Global Science Report is a feature from the Center for the Study of Science, where we highlight one or two important new items in the scientific literature or the popular media. For broader and more technical perspectives, consult our monthly “Current Wisdom.”
There is a new study out that purports to make a “conservative” estimate of the social cost of carbon and in doing so arrives at a figure nearly four times larger than the central estimate currently used by the U.S. government—the latter a figure which we and others have voluminously argued is itself several times too high. Perhaps the authors of the new report ought to look up the definition of the word “conservative.”
Recall that the social cost of carbon is supposed to represent the total value of future damages from climate change resulting from the current emission of a ton of carbon dioxide. As you may imagine, coming up with the SCC involves more imagination than actual science.
The primary “tools” used for determining the SCC are “integrated assessment models,” or IAMs, which incorporate a very simple climate model into an economics model. Writing in the journal Nature Climate Change, Jeroen van den Bergh and Wouter Botzen review elements (economic and climatic) that are poorly incorporated or missing entirely from the IAMs.
A prominent characteristic of the IAMs is that they are notoriously malleable and able produce virtually any value for the SCC that the modeler or end‐user desires.
Judging from the introductory sentence of their paper
Climate change has been called “the biggest market failure the world has seen” and “the mother of all externalities.”
you can pretty much guess what kind of SCC value van den Bergh and Botzen prefer.
To support their apparent preference for a high SCC, they spend the bulk of their paper imagining bad climate outcomes—with high monetary damages—and are generally dismissive of positive climate impacts. For example:
Nevertheless, our summary of the main effects provides a clear insight, namely that unquantified negative effects of climate change tend to dominate unquantified positive effects. The negative effects comprise large biodiversity losses, political instability, violent conflicts, large‐scale migration, extreme weather events, natural disasters and the effect on long‐term economic growth. Accounting for the latter is likely to increase the SCC because large impacts of climate change are expected to reduce the rate of GDP growth, partly because of negative effects on labour and capital productivity.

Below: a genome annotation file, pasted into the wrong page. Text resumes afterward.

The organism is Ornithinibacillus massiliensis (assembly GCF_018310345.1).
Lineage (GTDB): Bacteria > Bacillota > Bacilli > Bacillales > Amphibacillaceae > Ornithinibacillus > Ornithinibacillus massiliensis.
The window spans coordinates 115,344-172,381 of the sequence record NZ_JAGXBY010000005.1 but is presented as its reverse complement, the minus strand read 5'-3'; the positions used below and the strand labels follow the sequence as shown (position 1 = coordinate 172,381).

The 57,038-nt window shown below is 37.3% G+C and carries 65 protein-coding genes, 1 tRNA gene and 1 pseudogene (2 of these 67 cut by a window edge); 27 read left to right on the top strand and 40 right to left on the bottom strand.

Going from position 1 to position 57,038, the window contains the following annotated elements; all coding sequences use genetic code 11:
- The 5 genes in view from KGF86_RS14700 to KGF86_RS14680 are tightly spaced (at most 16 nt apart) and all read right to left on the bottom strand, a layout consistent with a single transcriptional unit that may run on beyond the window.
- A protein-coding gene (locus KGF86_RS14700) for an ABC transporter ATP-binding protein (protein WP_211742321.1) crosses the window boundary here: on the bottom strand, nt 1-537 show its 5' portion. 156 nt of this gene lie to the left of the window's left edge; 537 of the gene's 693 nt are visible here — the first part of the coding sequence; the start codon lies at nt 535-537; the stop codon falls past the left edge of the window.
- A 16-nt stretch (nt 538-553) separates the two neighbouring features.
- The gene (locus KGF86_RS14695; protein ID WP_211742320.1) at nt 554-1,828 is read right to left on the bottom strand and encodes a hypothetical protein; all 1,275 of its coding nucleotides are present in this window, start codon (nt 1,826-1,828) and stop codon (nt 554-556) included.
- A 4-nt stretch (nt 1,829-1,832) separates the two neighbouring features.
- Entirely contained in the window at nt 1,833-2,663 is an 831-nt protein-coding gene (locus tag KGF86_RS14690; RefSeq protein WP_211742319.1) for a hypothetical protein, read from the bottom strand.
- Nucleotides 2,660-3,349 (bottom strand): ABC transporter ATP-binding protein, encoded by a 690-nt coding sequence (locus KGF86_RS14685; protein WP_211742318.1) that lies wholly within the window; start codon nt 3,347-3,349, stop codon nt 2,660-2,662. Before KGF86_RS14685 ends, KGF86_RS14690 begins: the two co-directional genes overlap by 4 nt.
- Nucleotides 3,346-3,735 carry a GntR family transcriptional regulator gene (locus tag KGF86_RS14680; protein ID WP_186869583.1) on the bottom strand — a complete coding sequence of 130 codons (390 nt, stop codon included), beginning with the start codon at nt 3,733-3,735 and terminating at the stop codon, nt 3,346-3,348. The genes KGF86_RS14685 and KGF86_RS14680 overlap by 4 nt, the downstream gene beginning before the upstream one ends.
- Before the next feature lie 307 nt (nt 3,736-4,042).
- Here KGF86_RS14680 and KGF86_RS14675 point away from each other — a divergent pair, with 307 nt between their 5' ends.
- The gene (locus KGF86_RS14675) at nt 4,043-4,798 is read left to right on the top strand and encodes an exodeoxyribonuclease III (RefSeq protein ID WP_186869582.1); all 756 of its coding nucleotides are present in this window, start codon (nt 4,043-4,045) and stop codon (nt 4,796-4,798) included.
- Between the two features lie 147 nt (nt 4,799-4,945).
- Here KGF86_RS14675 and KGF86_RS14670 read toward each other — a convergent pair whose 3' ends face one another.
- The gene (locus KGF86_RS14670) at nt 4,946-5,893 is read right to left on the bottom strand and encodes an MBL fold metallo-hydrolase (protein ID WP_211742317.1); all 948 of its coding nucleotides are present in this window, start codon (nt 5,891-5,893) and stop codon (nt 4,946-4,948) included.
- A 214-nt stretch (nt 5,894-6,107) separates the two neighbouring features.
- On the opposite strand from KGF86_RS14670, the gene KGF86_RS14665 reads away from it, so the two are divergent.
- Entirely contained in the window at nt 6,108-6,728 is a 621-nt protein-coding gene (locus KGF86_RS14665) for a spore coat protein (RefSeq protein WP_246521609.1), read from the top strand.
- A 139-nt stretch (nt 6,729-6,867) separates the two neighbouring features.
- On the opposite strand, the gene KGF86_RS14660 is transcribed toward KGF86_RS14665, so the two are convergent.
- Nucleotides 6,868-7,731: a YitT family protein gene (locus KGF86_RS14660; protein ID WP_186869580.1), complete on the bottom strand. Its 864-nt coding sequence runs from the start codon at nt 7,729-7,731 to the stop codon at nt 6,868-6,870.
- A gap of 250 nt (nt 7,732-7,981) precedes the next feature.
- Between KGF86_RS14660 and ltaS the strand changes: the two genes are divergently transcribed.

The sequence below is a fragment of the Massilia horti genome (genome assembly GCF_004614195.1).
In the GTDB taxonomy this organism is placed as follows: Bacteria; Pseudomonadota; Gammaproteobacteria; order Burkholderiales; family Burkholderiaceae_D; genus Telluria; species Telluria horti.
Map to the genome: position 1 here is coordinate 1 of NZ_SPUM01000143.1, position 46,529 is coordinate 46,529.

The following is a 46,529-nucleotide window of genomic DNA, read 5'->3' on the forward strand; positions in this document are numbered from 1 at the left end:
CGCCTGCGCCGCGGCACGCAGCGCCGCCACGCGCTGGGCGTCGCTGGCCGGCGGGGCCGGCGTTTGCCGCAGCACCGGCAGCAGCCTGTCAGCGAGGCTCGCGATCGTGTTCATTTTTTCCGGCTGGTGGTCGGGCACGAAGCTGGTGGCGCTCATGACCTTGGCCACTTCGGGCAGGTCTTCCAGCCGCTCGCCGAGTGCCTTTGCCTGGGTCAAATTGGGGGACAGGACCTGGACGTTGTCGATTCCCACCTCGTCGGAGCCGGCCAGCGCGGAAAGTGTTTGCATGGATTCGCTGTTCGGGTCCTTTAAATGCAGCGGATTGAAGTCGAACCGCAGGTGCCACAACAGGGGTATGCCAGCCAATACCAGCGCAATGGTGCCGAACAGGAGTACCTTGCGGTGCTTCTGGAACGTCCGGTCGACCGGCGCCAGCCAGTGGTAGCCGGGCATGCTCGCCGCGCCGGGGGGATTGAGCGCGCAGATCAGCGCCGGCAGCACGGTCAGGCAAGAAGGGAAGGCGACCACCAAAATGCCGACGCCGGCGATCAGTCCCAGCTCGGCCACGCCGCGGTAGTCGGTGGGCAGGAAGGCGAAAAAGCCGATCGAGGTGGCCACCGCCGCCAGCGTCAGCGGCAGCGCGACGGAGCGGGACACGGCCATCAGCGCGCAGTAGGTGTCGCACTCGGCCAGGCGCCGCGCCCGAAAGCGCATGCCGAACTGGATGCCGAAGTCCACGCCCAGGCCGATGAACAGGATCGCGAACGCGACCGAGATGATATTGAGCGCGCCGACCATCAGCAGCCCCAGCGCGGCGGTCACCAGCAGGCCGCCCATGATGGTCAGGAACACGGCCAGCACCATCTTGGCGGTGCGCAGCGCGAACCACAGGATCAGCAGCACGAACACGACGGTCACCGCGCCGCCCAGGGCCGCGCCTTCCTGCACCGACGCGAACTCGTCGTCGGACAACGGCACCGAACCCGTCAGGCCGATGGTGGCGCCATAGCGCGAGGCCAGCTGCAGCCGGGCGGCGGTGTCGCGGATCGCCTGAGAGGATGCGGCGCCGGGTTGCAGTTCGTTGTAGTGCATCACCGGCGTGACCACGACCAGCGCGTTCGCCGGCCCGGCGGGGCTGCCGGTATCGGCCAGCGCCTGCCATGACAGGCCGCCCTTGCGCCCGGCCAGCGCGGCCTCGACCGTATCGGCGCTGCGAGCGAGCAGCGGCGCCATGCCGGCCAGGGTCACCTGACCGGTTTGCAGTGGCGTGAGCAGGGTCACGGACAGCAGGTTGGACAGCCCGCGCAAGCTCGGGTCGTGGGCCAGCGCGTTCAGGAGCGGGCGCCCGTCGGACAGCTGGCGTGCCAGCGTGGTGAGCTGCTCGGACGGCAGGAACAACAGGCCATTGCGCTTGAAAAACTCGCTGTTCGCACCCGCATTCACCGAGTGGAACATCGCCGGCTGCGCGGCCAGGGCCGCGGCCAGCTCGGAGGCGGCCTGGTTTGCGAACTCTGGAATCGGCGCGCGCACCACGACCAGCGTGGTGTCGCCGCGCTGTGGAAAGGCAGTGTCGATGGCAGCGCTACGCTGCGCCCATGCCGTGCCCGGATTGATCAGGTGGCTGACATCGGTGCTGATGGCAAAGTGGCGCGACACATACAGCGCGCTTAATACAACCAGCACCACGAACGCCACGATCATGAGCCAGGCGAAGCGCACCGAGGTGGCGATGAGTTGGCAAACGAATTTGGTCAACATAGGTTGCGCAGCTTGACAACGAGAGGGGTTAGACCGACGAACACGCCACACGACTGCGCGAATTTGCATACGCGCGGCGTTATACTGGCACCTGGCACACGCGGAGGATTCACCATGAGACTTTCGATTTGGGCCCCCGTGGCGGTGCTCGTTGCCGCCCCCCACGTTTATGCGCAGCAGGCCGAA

Unsurprisingly, when you include a lot of negative impacts along with a low discount rate, the IAMs produce very high estimates of the SCC.
In fact, van den Bergh and Botzen arrive at a “conservative” SCC value of $125. For comparison, value used by the Obama Administration for cost/benefit analyses of new regulations is $36.
Interestingly, in their “conservative” analysis, they never once mention the growing body of new and prominent scientific literature that produce updated estimates of the earth’s climate sensitivity—a measure of how much climate change we expect from carbon dioxide emissions—that are much lower and much more tightly constrained than the ones used in all of the studies reviewed by van den Bergh and Botzen.
The lower climate sensitivity estimates not only reduce the overall impacts from expected climate changes, but they do so primarily by reducing the chances of unexpected and catastrophic changes—the biggest drivers of the high SCC values in the IAMs. It has been repeatedly shown (see here, here, and here for example) that incorporating the new, lower climate sensitivity estimates reduce the IAMs’ SCC determinations by some 40 percent.
And there are lots of other things, which, if better incorporated in the IAM’s, would lead to lower SCC values.
If the positive benefits from carbon dioxide emissions on the planet’s crop production were better included in the IAM’s, the SCC value drops further. And if arguments for the use of a higher discount rate, rather than the very low one espoused by van den Bergh and Botzen win the day, the SCC drops further still.
Add to the mix a more reasoned view of future climate extremes, and before you know it, it is an easy argument to make that the SCC value should fall significantly below the Administration’s $36 rather than some three to four times higher.
It is bad enough that van den Bergh and Botzen present a rather one‐sided view of the science of climate change/climate extremes and the economics concerning the choice of discount rate, but for them to term their analysis “conservative” is really taking things too far. “Alarmist” would be a more apt description.
Our hope would have been that the reviewers for Nature Climate Change would have caught the glaring oversight of the current climate sensitivity literature (with one of the most persuasive articles appearing in the sister journal Nature Geosciences), but that didn’t happen. We’ll withhold speculation as to why that was the case.
Van den Bergh, J.C.J.M., and W.J.W. Botzen, 2014. A lower bound to the social cost of CO2 emissions. Nature Climate Change, 4, 253–258, doi:10.1038/NCLIMATE2135.